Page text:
The densification of floor areas is an increasingly common practice. As the labour market has adapted to several realities, it has not become uncommon to find employers who are now densifying their spaces in order to maximize and to improve their office space planning.
Professionals who design this kind of spaces sometimes forget to verify whether the means of egress can accommodate the new occupants load generated by these alterations. This validation shall be one of the designer’s priorities, especially when the project concerns the alteration of an existing floor area with multiple tenants.
The maximum exiting capacity of the floor area shall be calculated to ensure that the means of egress width is sufficient to allow the evacuation of all the occupants of the floor.
Impact of This Trend on Property Owners
Has the designer determined the maximum number of people in a room or part of a room of the building by considering the maximum number of people who can have access to the entire floor area where is located this room?
Usually, the designers of a suite do not know the number of persons within the adjacent suites. Therefore, the owner shall submit (to the designer) this information so to finalize the compliance audit. Do you have a process allowing your designer to coordinate the information with the building stakeholders?
How to Determine the Maximum Exiting Capacity of a Floor Area?
The maximum exiting capacity of a floor area shall be calculated by adding the maximum capacity of each exit serving the latter. This value is obtained by multiplying the clear width of each exit by one of the rates (persons/mm) required by the National Building Code (NBC). It shall not be forgotten that each exit shall not comprise more than one half of the total width required for the exits.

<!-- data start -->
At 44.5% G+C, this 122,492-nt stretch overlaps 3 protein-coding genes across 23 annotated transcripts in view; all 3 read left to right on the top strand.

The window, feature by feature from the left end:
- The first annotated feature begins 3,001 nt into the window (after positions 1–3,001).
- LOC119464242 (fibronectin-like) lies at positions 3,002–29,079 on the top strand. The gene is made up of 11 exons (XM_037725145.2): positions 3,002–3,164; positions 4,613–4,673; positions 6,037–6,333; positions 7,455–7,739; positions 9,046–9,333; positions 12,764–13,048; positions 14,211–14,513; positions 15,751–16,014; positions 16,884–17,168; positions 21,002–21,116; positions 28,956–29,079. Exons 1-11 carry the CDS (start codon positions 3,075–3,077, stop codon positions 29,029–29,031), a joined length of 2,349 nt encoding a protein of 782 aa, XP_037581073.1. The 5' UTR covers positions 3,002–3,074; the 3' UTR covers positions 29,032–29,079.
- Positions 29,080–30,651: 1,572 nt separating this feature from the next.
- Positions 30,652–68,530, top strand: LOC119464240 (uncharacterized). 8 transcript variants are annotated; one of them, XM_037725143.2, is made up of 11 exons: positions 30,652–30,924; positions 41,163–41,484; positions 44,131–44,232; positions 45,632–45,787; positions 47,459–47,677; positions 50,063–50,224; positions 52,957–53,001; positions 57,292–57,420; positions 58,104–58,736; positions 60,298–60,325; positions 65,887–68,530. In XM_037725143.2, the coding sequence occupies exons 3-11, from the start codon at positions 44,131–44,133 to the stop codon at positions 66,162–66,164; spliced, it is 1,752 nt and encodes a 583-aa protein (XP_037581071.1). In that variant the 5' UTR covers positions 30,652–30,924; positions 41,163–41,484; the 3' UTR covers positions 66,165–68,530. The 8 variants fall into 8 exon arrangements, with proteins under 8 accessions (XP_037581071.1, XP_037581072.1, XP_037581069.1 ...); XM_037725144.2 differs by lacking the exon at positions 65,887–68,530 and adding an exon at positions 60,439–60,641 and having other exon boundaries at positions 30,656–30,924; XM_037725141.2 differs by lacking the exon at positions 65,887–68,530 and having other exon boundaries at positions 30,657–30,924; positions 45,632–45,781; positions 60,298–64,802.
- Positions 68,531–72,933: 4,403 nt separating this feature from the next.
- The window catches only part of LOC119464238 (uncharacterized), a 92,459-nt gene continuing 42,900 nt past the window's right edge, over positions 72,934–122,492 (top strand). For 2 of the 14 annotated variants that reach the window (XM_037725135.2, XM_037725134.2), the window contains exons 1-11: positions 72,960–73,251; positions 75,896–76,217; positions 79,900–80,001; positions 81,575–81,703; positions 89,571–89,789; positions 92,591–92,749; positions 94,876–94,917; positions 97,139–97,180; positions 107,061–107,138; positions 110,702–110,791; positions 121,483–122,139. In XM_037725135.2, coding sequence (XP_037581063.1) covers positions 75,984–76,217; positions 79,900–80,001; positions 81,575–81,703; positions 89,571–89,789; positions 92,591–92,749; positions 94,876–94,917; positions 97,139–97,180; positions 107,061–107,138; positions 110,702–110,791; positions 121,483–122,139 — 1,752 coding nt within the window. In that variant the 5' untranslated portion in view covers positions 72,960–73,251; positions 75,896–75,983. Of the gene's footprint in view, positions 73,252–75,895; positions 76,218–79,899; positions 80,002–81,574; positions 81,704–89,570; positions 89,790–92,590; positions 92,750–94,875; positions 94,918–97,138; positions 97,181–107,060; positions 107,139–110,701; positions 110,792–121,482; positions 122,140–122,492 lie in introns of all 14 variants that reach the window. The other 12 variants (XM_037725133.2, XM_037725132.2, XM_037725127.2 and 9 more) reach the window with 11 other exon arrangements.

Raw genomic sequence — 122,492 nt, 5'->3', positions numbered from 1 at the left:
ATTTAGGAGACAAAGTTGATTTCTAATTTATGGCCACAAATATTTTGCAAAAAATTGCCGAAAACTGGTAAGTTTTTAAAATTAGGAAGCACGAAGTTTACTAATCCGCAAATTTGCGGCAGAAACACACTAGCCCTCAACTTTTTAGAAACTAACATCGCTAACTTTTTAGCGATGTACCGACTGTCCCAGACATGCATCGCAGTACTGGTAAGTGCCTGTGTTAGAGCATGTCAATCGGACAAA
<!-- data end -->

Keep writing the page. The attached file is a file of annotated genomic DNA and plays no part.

In the case of the alteration of an existing floor area, a simple verification of the dimensions on existing plans is not enough. We recommend doing a visual inspection of existing exiting stairs, by circulating within this area so to ensure that there are no restrictions on the clear width that may obstruct the evacuation.
In some cases, if the owner does not wish to consider the classification of the building as a ²high building²; he/she shall then limit the maximum number of people per storey and inform the designers.
When a floor area densification is required by the tenant, the existing means of egress may be required to be modified during the alteration of the office space/suite. One must always keep in mind that the occupants load is limited to the total capacity of the existing exits serving the floor. Due to the occupant load increase, some buildings may then be considered ²high buildings² which will then generate additional safety elements.
Thus, before leasing, it is always wise for the owner to notify the tenant of the maximum number of person that the future suite can accommodate.
Nicole Olivier, architecte
Head of service - Training
514 861-1940, ext. 33